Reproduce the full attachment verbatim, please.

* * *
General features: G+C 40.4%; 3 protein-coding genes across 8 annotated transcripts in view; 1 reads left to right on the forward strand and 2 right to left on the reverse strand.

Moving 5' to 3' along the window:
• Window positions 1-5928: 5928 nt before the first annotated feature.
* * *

General features: G+C 40.4%; 3 protein-coding genes across 8 annotated transcripts in view; 1 reads left to right on the forward strand and 2 right to left on the reverse strand.

Moving 5' to 3' along the window:
• Window positions 1-5928: 5928 nt before the first annotated feature.